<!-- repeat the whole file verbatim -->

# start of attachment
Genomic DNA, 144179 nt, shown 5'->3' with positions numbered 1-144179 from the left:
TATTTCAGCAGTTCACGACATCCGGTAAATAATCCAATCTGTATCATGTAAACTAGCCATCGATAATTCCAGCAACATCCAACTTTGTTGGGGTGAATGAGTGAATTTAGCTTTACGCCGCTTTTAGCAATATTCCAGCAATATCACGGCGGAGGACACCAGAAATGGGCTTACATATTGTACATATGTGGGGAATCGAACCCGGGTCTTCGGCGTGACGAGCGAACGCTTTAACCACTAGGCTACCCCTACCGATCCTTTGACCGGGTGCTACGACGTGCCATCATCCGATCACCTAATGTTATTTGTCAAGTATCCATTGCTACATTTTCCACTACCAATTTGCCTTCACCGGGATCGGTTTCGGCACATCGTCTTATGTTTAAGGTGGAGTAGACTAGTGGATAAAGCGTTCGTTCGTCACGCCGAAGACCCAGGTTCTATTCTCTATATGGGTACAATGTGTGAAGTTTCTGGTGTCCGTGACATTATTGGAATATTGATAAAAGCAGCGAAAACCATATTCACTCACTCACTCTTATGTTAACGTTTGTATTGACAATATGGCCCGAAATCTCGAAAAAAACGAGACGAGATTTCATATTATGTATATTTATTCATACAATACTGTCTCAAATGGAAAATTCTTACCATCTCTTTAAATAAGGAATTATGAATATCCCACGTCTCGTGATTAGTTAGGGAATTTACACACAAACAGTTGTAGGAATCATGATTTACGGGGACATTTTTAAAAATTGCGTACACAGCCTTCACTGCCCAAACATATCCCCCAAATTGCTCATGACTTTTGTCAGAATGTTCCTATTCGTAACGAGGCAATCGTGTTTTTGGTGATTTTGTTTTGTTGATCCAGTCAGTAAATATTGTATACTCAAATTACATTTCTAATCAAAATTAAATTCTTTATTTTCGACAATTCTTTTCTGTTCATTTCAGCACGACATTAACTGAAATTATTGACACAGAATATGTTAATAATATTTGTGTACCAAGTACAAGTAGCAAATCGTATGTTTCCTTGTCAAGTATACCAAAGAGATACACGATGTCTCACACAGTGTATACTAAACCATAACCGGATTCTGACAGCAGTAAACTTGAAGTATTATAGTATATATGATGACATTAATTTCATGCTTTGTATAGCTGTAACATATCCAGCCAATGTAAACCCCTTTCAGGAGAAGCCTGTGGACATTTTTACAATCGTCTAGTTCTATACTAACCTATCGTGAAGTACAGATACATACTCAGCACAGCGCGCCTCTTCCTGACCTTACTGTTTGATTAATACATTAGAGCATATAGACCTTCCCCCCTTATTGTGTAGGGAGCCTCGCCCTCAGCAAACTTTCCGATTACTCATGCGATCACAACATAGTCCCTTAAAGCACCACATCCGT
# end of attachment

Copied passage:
Genomic DNA, 144179 nt, shown 5'->3' with positions numbered 1-144179 from the left:
TATTTCAGCAGTTCACGACATCCGGTAAATAATCCAATCTGTATCATGTAAACTAGCCATCGATAATTCCAGCAACATCCAACTTTGTTGGGGTGAATGAGTGAATTTAGCTTTACGCCGCTTTTAGCAATATTCCAGCAATATCACGGCGGAGGACACCAGAAATGGGCTTACATATTGTACATATGTGGGGAATCGAACCCGGGTCTTCGGCGTGACGAGCGAACGCTTTAACCACTAGGCTACCCCTACCGATCCTTTGACCGGGTGCTACGACGTGCCATCATCCGATCACCTAATGTTATTTGTCAAGTATCCATTGCTACATTTTCCACTACCAATTTGCCTTCACCGGGATCGGTTTCGGCACATCGTCTTATGTTTAAGGTGGAGTAGACTAGTGGATAAAGCGTTCGTTCGTCACGCCGAAGACCCAGGTTCTATTCTCTATATGGGTACAATGTGTGAAGTTTCTGGTGTCCGTGACATTATTGGAATATTGATAAAAGCAGCGAAAACCATATTCACTCACTCACTCTTATGTTAACGTTTGTATTGACAATATGGCCCGAAATCTCGAAAAAAACGAGACGAGATTTCATATTATGTATATTTATTCATACAATACTGTCTCAAATGGAAAATTCTTACCATCTCTTTAAATAAGGAATTATGAATATCCCACGTCTCGTGATTAGTTAGGGAATTTACACACAAACAGTTGTAGGAATCATGATTTACGGGGACATTTTTAAAAATTGCGTACACAGCCTTCACTGCCCAAACATATCCCCCAAATTGCTCATGACTTTTGTCAGAATGTTCCTATTCGTAACGAGGCAATCGTGTTTTTGGTGATTTTGTTTTGTTGATCCAGTCAGTAAATATTGTATACTCAAATTACATTTCTAATCAAAATTAAATTCTTTATTTTCGACAATTCTTTTCTGTTCATTTCAGCACGACATTAACTGAAATTATTGACACAGAATATGTTAATAATATTTGTGTACCAAGTACAAGTAGCAAATCGTATGTTTCCTTGTCAAGTATACCAAAGAGATACACGATGTCTCACACAGTGTATACTAAACCATAACCGGATTCTGACAGCAGTAAACTTGAAGTATTATAGTATATATGATGACATTAATTTCATGCTTTGTATAGCTGTAACATATCCAGCCAATGTAAACCCCTTTCAGGAGAAGCCTGTGGACATTTTTACAATCGTCTAGTTCTATACTAACCTATCGTGAAGTACAGATACATACTCAGCACAGCGCGCCTCTTCCTGACCTTACTGTTTGATTAATACATTAGAGCATATAGACCTTCCCCCCTTATTGTGTAGGGAGCCTCGCCCTCAGCAAACTTTCCGATTACTCATGCGATCACAACATAGTCCCTTAAAGCACCACATCCGT